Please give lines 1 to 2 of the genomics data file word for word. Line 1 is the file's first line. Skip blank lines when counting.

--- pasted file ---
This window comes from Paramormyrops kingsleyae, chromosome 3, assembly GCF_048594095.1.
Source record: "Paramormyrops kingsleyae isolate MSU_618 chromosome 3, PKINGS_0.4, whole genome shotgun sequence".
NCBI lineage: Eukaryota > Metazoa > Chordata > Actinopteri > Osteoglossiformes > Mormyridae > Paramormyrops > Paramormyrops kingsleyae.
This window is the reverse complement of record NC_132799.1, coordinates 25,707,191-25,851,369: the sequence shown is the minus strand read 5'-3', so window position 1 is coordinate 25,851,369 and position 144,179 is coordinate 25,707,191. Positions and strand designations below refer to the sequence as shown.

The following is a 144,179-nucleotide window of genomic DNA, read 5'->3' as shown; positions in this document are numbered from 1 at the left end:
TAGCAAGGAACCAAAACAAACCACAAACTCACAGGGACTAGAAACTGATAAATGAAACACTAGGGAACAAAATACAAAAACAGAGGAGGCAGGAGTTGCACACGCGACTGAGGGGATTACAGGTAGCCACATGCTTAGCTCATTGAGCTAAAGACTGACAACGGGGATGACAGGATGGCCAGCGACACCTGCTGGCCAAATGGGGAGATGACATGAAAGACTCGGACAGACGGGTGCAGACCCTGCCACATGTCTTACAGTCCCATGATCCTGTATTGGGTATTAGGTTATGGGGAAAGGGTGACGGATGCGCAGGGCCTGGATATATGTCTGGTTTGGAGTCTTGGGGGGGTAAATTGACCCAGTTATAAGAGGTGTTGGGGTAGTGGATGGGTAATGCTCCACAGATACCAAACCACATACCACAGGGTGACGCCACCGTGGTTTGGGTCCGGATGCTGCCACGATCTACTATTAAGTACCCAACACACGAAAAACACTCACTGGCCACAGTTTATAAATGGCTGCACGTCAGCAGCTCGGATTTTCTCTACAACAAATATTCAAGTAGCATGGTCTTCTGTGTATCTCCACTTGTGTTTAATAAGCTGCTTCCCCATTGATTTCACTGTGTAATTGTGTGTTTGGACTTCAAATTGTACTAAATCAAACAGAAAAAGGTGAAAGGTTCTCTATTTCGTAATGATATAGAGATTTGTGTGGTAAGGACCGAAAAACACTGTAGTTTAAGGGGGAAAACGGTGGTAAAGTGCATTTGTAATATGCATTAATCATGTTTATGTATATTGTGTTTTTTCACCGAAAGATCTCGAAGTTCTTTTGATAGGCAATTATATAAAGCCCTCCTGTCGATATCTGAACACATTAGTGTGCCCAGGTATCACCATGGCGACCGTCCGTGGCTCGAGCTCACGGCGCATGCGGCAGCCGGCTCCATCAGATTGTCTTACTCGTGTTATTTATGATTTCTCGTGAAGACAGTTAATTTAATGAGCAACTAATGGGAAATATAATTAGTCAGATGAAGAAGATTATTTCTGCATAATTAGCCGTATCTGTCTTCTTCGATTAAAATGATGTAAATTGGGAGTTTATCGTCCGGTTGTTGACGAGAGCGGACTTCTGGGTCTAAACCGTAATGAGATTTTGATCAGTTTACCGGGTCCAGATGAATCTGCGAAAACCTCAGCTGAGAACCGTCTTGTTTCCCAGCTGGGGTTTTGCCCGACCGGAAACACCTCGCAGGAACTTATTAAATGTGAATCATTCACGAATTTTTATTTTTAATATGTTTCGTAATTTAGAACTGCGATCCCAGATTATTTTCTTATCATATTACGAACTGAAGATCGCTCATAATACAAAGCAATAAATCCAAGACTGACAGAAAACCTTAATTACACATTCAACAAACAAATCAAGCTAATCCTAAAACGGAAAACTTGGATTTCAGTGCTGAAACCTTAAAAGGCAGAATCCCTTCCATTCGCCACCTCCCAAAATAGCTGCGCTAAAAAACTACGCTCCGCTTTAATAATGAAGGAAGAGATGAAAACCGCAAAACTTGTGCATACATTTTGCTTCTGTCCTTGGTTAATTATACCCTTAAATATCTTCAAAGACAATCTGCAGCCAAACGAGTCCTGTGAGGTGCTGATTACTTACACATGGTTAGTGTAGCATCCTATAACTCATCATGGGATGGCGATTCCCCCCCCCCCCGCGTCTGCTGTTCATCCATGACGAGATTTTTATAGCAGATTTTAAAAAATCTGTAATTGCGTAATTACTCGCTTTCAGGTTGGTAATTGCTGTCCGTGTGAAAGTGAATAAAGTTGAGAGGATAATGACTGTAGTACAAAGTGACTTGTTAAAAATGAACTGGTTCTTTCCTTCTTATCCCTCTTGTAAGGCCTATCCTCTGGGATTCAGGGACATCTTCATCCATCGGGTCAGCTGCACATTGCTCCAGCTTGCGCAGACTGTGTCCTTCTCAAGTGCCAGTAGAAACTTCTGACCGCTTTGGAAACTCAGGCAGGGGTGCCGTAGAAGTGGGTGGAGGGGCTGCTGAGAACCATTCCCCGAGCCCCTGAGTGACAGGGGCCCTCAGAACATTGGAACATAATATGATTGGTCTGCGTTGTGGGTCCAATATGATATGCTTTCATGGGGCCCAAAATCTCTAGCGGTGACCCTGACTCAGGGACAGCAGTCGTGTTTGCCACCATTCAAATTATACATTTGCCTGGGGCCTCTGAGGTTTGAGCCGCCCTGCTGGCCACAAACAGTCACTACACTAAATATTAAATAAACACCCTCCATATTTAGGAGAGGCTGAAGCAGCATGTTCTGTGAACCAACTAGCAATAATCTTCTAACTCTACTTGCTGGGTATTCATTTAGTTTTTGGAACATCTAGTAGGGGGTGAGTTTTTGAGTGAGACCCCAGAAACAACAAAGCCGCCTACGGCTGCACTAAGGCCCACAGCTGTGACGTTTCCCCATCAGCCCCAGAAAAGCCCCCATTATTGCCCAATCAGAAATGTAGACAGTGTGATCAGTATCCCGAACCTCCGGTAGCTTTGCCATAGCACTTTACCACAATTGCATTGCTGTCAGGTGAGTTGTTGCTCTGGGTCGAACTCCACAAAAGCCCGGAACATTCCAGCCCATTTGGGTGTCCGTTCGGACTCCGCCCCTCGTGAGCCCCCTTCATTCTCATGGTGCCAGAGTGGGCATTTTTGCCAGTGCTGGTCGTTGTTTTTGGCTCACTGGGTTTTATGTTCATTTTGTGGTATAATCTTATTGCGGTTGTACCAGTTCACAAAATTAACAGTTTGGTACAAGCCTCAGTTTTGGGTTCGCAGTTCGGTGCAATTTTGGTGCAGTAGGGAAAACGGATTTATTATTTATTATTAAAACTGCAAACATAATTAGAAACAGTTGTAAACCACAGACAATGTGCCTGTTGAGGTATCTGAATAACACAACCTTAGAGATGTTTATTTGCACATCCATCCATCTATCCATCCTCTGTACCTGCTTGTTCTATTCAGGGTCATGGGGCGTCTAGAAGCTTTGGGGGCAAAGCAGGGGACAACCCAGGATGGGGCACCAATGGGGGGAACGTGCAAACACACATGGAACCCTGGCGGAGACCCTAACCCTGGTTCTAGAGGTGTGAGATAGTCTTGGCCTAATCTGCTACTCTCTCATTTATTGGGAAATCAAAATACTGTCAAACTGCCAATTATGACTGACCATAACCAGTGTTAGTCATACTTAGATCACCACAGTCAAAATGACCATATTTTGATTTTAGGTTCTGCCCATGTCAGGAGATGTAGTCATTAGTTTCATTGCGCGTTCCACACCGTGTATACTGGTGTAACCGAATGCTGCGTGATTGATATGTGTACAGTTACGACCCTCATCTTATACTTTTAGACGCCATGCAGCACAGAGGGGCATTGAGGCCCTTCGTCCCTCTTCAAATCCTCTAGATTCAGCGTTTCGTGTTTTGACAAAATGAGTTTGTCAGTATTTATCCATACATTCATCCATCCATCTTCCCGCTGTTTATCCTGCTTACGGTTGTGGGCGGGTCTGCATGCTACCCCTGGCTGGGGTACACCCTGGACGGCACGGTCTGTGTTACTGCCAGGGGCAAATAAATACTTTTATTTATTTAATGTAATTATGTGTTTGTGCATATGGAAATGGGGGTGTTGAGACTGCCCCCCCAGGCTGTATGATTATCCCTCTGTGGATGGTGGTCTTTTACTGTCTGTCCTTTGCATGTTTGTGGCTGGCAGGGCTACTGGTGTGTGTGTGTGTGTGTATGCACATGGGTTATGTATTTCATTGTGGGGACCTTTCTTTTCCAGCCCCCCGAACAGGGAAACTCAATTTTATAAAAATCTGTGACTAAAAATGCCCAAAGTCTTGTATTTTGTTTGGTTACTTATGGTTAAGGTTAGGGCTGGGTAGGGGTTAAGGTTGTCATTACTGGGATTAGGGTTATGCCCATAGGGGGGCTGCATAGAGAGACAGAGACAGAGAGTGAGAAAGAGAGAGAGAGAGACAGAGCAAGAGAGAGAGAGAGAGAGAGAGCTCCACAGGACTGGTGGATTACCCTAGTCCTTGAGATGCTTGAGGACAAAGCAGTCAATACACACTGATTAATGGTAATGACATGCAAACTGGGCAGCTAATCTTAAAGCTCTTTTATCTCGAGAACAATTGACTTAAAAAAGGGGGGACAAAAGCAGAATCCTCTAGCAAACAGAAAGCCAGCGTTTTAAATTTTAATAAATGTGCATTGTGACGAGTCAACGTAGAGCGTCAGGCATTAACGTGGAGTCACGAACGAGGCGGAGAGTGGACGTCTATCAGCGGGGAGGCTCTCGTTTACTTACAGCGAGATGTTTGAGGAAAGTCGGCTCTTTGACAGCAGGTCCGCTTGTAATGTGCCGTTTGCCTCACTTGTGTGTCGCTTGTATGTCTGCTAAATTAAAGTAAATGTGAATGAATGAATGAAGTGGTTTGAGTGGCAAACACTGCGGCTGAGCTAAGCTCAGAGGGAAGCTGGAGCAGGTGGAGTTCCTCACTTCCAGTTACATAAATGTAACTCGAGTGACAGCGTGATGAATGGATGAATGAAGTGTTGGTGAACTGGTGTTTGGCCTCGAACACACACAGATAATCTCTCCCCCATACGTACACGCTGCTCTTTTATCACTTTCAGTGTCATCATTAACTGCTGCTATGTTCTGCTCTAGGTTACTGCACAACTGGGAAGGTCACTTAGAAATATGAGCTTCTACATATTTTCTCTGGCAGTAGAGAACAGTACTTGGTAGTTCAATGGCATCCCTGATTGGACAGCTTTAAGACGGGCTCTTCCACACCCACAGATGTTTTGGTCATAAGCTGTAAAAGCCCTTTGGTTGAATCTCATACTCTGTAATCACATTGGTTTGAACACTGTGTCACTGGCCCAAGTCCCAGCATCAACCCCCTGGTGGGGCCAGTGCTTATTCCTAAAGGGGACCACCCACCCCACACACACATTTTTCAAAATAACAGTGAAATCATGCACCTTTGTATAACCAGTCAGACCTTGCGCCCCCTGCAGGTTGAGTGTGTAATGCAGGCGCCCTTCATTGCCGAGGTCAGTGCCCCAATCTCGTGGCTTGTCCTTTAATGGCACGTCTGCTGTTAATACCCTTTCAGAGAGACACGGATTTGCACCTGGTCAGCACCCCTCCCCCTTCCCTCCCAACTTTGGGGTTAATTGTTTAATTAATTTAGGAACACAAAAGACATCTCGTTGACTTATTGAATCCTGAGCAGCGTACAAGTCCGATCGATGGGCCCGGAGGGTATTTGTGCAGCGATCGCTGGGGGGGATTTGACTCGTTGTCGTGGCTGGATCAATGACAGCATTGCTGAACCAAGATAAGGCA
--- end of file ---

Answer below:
This window comes from Paramormyrops kingsleyae, chromosome 3, assembly GCF_048594095.1.
Source record: "Paramormyrops kingsleyae isolate MSU_618 chromosome 3, PKINGS_0.4, whole genome shotgun sequence".